City Council approves historic First Amendment assembly and procession policy

March 7, 2018

SAN ANTONIO (March 1, 2018) — Mayor Ron Nirenberg and Councilman Roberto Treviño lauded City Council’s unanimous approval of an ordinance establishing new First Amendment assembly and procession procedures, crafted with extensive community input, particularly from the San Antonio Free Speech Coalition.


Joleen Garcia of the San Antonio Free Speech Coalition, said, "We are very pleased with the ordinance.  Coalition members from across the city took a great deal of time to educate and lobby their council member.   As a result, we won the great majority of issues and concerns that we raised. Now - more than ever - it is important that we use our free speech rights here in San Antonio."


“City Hall belongs to the public, and everyone has a seat at the table,” Mayor Nirenberg said. “This ordinance will make it easier and more affordable for San Antonians to make their voices heard and is a perfect example of how the community and the city can come together.”


Mayor Nirenberg praised District 1 Councilman Treviño’s dedicated efforts on the issue and noted that his Council Consideration Request, which called for a review of the City’s Parade Ordinance, paved the way for real community input and dialogue.


Councilman Treviño said, “The passage of the changes to our First Amendment speech and assembly policy signifies the end of placing a price tag on free speech in San Antonio. I am grateful to Joleen Garcia and the members of the San Antonio Free Speech Coalition for their participation in several work sessions with my office and City staff. Thank you to my past and present council colleagues who provided their support on this instrumental policy.”


Former City Councilman Mario Salas, District 2 said, "As an advocate for civil rights I think this in an important step toward protecting the First Amendment and limiting the power of the police to control free speech. This council is far better than the last one."   Community activist, TC Calvert, who spoke to the SA Free Speech Coalition said, "San Antonio's decision is one that the nation is going to look at as a model decision.  Simply put you can't put a tax on free speech!   You can't tax free speech!   We are glad the City Council had the willpower and the courage to remove the outrageous tax on free speech.  There is still much work to do with building an improved relationship between the community and the police."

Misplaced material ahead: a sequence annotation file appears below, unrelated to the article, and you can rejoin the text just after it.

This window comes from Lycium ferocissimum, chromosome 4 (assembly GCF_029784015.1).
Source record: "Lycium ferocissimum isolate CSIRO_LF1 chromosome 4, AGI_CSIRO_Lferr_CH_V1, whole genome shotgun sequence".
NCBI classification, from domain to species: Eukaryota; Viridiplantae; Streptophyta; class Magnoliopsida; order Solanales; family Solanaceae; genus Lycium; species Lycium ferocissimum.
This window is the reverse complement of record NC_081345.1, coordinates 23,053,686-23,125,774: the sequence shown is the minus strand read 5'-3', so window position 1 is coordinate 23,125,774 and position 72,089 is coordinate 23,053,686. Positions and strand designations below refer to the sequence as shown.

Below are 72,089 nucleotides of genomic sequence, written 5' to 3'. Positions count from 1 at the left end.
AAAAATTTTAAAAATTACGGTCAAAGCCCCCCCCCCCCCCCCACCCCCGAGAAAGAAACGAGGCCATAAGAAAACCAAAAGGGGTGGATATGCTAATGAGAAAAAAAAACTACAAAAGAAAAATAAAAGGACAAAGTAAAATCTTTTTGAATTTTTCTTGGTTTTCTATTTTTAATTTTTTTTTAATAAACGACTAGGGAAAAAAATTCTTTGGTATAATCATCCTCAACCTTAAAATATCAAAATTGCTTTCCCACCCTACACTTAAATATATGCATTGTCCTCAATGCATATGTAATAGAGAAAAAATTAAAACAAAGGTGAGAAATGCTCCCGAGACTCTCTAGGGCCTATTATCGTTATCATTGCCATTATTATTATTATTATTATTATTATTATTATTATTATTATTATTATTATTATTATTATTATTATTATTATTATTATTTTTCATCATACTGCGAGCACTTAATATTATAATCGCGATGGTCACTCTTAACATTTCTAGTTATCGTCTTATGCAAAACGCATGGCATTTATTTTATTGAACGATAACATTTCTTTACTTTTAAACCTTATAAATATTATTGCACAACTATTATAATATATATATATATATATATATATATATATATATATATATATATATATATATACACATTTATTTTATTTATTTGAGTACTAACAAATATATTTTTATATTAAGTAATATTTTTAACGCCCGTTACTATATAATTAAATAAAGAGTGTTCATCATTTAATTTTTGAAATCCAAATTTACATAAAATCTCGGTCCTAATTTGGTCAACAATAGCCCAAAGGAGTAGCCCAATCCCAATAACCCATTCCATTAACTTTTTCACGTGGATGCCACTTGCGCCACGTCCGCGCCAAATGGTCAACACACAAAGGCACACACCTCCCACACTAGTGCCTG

The new ordinance evolved after confusion arose around protests at the San Antonio International Airport last February in response to President Donald Trump’s travel ban. The San Antonio Free Speech Coalition organized a community feedback and work session that included community members, Councilmember Treviño, the City Manager’s Office, the City Attorney and SAPD.


“The stakeholder input from all sides has been vital in crafting amendments which remove permitting costs for free speech activities like protests while providing more opportunities for engagement between citizens and their local government. The current political and social climate has elicited strong responses across America. I am proud that the policy this council put forth today gives all parts of our community the opportunity to exercise their First Amendment right,” Councilman Treviño said.


This collaboration culminated in the following proposed changes to the City’s Parade ordinance: 


1.    permit and traffic safety costs for First Amendment processions are removed; 


2.    created a permitting official and a procession and public assembly permit office within the Center City Development and Operations Department;  


3.    explicit protection for spontaneous assemblies is provided;  


4.    applicants can now submit their applications for a procession 15 days before an event, as opposed to 30 days;  


5.    identifies free speech zones in the airport. 


Councilwoman Shirley Gonzales said months prior to the ordinance approval, “Streets and public spaces should be available for community members to exercise their first amendment right. Charging people to pay fees to assemble is an impediment to their right to free speech, especially when they do not have the means to pay."




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